Storm

Creative Non-Fiction by Paula Snow

Bang. Bang! Orangutan! Bump and swish; burble and slosh. Something’s rolling, rolling, rolling, back and forth, up on deck. The sound and commotion wakes me from my beer-heavy sleep and I get the first conscious sense of the boat rocking and jerking on top of the long deep waves coming in the channel toward shore. First put slack on her mooring, Dory is pushed out and away, stopping short with a shudder like a snarling dog on the end of its leash; only to thrash backward till the mooring line slacks and another wave starts the process again.

We’d known it was stormy last night when we left the bar in Heriot Bay, but hadn’t wanted to stay tied up at the busy dock any longer. So we’d cast off and let the wind blow us up to the north end of the bay. There we anchored and fell deeply asleep below deck, in the tiny cabin.

She doesn’t sail worth a damn. Yet we have no motor. Jim wouldn’t hear of it. “We’re sailors” he insists.

I quickly dress and ease myself out of the snug cabin, moving the boards from the entry and climbing out into the cockpit where the wind hits me with ruthless force. It’s midsummer, a time of restless wandering between neighboring islands and pubs and friends’ houses and my home on Cortes Island, where there’s work and chores to be done, and guilt to be faced over jobs undone or half-started. This storm is simply a midsummer southeaster, not cold, but grey and chill, with powerful winds and waves that drive right into the Discovery Islands after picking up speed and height all the way from the bottom end of Vancouver Island. The Salish Sea, bounded by Vancouver Island and the Mainland, can pack a mean punch.

Our Dory is cute and kind of pretty, but that’s about all the praise I have for her. She was once a funky ancient Newfoundlander fishing vessel, somehow she made her way from the east coast to the west where we found her, derelict. We bought her for a song.

My partner, Jim, and I outfitted her for sailing, though this was never a style she was designed for. We gave her a mast, and a brand new set of sails. She is so short on keel that we’ve stored pieces of railroad tie in the bilge for ballast, and attached dagger-boards or leeboards to the gunwales to help her point upwind. In spite of our best efforts, she doesn’t sail worth a damn. Yet we have no motor. Jim wouldn’t hear of it. “We’re sailors” he insists. I catch sight of Jim, already up, kneeling at the bow.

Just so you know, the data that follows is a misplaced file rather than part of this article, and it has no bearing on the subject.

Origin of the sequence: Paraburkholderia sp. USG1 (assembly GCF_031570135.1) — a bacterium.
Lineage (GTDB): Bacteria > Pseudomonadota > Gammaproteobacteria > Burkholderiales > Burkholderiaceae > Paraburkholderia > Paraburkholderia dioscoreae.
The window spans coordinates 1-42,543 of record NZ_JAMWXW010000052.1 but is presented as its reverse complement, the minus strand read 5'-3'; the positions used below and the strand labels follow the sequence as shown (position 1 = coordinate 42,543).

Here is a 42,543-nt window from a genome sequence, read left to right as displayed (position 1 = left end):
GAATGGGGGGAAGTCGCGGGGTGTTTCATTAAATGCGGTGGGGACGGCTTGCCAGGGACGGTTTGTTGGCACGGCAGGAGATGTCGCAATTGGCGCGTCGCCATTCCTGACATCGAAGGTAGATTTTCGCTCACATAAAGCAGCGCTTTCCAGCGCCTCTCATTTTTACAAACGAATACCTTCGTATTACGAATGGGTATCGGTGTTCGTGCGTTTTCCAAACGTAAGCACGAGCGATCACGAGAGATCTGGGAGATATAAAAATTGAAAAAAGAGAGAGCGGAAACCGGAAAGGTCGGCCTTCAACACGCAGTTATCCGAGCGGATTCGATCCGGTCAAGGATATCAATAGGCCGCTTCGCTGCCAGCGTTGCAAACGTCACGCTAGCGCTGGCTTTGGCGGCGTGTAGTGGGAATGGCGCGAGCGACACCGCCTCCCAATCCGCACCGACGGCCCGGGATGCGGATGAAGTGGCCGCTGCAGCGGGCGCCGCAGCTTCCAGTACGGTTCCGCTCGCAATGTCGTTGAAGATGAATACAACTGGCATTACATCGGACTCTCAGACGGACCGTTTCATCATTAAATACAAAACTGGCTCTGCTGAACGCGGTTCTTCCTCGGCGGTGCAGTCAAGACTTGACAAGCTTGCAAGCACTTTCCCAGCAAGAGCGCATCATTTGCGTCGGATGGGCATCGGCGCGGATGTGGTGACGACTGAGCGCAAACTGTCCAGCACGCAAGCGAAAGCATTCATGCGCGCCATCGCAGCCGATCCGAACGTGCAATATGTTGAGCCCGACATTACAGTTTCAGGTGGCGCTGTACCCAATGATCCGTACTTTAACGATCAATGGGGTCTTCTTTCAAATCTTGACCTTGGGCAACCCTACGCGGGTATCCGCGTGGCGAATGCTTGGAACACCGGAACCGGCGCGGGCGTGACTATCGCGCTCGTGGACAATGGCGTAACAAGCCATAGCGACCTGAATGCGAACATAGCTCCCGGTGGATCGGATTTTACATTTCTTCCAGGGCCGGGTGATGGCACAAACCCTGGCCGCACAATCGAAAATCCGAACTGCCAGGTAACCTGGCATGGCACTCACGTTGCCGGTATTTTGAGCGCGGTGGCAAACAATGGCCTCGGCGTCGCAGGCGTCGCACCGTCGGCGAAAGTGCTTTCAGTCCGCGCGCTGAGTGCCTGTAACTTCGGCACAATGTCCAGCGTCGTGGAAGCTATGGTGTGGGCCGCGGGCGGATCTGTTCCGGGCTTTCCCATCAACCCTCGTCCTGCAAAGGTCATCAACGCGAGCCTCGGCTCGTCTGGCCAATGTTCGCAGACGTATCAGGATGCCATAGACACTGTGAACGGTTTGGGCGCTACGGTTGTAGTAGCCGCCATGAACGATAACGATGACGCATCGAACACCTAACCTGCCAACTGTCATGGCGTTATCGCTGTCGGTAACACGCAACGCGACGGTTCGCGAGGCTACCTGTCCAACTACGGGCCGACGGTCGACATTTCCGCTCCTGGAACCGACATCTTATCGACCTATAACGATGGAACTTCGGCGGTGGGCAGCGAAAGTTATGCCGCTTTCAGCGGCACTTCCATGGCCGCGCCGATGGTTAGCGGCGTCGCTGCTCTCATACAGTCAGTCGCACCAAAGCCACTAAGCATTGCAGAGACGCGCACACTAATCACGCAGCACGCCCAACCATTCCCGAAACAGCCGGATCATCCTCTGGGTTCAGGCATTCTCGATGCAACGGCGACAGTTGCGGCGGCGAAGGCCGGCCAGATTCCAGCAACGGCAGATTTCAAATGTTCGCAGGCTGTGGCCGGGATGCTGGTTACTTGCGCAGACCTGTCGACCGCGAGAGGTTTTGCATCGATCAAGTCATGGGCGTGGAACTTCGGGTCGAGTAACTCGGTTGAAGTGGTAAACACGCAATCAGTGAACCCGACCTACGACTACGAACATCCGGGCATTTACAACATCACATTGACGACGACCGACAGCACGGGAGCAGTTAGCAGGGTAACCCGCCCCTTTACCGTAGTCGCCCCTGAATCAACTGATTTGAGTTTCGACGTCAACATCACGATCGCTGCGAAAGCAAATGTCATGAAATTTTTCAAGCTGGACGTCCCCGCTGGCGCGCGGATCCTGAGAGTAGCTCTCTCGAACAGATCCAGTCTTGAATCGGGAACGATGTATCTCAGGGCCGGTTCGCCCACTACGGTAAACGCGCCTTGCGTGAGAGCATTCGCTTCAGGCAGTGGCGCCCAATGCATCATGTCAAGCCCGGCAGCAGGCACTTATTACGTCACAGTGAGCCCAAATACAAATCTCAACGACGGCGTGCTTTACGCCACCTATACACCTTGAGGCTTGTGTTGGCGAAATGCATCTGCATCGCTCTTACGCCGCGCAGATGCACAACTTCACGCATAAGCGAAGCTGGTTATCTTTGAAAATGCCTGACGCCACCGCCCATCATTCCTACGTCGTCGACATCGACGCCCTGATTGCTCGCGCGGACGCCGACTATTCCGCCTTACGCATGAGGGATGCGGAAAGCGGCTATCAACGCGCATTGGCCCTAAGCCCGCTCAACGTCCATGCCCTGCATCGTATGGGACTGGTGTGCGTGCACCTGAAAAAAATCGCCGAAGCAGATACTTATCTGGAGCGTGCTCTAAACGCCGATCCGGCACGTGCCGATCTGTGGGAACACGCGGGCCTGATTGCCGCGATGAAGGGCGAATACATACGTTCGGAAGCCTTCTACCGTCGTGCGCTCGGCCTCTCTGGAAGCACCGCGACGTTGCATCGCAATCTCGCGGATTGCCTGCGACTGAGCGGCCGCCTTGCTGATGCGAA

“What are you doing?” I call to him, against the wind.

“Getting ready to go” he answers, hands busy with knots and lines and sails.

“Not in this weather?” My stomach gives a lurch. Fear enters.

“You’re the one who wanted to go home” he reminds me of our argument last night, how he wants to stay and look for work, and I am tired of it all and just want to head home to re-group. It was just one more in our series of recurring arguments, and thinking about it I feel sick and sad, all over again.

“I don’t want to go anywhere in this wind”.

“What’s that, I can’t hear you over the wind!” He shouts. It’s an old joke between us, but not at all funny today. Jim is making his way carefully along the narrow gunwale to reach the cockpit where I stand. His fine straight brown hair, cut shaggily without any style, is blowing into his nose and mouth. His eyes sparkle with the challenge of venturing out into the storm. He continues coiling and straightening lines.

“Hey, I was awful last night. I’m sorry.” I try with some difficulty. Jim doesn’t look up. “Well how about some breakfast?” I’m clutching at straws, and thinking how it’s always me who has to apologize, dammit!

“Let’s get going. We can eat later.” So that’s the way he wants it. My angry thoughts come quickly; Sure Jim, if you ignore everything, it will just go away. I turn with frustration to the task at hand, pulling up the anchor and grabbing one of our long oars to keep the boat off the sides of the narrow rocky channel we need to get through. Once through that protected space we will be into the mile-wide channel between Quadra and Read Island where we will have to tack into the wind in order to clear the south end of Read to head east toward Cortes.